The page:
Robert Scheer, a contributing editor to The Nation, is editor of Truthdig.com and author of The Great American Stickup: How Reagan Republicans and Clinton Democrats Enriched Wall Street While Mugging Main Street (Nation Books), The Pornography of Power: How Defense Hawks Hijacked 9/11 and Weakened America (Twelve) and Playing President (Akashic Books). He is author, with Christopher Scheer and Lakshmi Chaudhry, of The Five Biggest Lies Bush Told Us About Iraq (Akashic Books and Seven Stories Press.) His weekly column, distributed by Creators Syndicate, appears in the San Francisco Chronicle.
After a good start, the Obama administration’s response to the democratic revolution in Egypt has begun to exude the odor of betrayal.
What is the state of the union? You certainly couldn’t tell from that platitudinous hogwash that the president dished out.
Bill Clinton embraced the corporate money guys in an effort to purchase a second term. On Tuesday, Barack Obama veered sharply down that same course.
It is amazing that folks like Gene Sperling and William Daley, the very people who created this banking meltdown, are rewarded with ever more important positions in our government.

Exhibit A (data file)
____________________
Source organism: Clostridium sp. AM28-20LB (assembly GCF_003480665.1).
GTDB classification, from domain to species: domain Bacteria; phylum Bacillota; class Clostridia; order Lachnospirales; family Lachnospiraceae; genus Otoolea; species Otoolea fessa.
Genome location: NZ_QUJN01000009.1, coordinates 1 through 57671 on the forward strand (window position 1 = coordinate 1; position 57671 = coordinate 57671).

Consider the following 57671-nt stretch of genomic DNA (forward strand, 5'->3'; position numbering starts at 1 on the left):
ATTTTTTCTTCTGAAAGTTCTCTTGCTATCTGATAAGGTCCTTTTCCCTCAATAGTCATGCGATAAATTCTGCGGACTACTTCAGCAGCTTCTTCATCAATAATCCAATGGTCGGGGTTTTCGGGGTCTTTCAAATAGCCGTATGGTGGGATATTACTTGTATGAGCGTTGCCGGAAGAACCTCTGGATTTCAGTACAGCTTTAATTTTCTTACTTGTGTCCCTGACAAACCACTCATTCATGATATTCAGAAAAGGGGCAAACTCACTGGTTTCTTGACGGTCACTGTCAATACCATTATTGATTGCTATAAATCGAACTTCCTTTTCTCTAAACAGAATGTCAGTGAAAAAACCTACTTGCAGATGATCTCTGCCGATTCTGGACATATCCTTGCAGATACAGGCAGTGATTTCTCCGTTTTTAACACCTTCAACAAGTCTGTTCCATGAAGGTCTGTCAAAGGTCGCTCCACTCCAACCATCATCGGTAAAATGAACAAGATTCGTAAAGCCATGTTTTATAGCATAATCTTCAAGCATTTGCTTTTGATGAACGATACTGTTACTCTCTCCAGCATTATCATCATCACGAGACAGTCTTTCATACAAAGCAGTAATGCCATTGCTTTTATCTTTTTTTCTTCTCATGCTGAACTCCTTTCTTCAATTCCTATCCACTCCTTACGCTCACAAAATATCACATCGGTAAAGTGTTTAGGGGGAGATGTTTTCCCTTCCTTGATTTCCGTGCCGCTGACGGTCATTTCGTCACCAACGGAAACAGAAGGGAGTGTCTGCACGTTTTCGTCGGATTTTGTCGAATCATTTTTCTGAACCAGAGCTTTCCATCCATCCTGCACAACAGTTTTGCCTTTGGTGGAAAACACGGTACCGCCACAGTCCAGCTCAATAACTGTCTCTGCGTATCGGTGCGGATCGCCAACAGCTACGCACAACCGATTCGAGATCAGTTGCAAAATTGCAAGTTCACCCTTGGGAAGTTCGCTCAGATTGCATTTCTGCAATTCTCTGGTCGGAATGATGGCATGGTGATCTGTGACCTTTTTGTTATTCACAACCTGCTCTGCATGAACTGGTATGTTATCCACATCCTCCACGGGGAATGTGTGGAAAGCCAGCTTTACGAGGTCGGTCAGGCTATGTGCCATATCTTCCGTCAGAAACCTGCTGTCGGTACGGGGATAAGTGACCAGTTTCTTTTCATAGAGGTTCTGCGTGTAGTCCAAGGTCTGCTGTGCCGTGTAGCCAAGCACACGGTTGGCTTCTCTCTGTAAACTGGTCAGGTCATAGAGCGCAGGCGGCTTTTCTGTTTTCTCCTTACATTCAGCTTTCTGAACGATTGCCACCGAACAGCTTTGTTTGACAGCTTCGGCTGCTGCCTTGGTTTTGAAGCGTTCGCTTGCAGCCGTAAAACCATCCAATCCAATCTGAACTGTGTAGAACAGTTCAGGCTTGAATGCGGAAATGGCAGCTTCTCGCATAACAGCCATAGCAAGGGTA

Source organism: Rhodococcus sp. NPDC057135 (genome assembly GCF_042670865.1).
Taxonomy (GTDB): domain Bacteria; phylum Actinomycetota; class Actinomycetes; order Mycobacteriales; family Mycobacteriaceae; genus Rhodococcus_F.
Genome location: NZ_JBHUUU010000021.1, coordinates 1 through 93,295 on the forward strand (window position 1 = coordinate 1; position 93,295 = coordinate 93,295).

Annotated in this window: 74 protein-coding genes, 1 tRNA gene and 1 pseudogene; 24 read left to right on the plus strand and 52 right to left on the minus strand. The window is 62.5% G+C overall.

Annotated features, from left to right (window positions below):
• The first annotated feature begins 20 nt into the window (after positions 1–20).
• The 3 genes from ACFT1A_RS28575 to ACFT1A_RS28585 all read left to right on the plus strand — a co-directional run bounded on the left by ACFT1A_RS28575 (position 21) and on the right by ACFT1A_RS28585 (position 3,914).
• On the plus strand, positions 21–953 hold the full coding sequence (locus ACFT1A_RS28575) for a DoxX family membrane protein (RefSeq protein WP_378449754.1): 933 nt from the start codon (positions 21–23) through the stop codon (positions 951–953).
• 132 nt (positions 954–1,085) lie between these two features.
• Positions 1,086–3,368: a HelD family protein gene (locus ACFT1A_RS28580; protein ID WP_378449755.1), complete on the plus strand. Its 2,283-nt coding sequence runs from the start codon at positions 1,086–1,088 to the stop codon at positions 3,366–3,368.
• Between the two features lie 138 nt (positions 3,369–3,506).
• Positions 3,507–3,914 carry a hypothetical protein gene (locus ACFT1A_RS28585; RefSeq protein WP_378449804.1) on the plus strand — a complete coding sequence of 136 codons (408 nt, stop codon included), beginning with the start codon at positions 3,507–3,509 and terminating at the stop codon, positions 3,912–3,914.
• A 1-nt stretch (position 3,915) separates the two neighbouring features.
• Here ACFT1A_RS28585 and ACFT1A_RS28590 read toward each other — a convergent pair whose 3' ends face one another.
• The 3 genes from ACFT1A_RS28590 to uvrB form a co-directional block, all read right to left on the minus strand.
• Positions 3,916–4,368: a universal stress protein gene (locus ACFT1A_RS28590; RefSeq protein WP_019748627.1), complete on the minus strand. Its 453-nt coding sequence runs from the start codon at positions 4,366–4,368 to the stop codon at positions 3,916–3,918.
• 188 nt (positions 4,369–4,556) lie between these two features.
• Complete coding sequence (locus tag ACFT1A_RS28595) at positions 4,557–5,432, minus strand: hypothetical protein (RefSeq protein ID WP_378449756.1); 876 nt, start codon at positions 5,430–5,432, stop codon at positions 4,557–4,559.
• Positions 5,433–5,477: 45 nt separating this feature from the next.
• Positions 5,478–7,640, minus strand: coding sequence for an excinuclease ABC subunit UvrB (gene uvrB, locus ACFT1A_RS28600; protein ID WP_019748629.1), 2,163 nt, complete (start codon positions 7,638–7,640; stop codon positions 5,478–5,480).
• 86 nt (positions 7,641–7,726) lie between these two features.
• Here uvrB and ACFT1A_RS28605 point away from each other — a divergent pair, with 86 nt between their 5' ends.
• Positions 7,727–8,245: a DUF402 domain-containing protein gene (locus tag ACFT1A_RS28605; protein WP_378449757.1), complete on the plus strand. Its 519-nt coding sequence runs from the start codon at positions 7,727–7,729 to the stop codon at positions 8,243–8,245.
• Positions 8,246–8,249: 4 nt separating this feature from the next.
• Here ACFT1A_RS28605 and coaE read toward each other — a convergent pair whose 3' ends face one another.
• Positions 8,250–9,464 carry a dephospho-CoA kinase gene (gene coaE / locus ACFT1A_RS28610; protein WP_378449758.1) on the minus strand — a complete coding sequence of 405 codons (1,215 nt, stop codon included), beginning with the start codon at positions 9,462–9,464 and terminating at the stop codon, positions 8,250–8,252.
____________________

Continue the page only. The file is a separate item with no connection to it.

The value of the Davis example, as with the parade of Wall Street hustlers so prominent among the Clintonistas, is that his greed has broken his cover.
Two years into the Obama presidency, with the economic data looking grim, the revolving platinum door linking the White House with Wall Street keeps swinging.
One of “the best and the brightest” died last week, and in Richard Holbrooke we had a perfect example of the dark mischief to which David Halberstam referred when he authored that ironic label.
The sight of Bill Clinton back at the White House podium defending tax cuts for the super-rich was more a sick joke than a serious amplification of economic policy.
It is outrageous for any journalist, or respecter of what every American president has claimed is our inalienable, God-given right to a free press, not to join in Assange’s defense.
Hillary Clinton should confront the unpleasant truths the cables reveal about US foreign policy and her own troubling directive that our diplomats should spy on their foreign colleagues.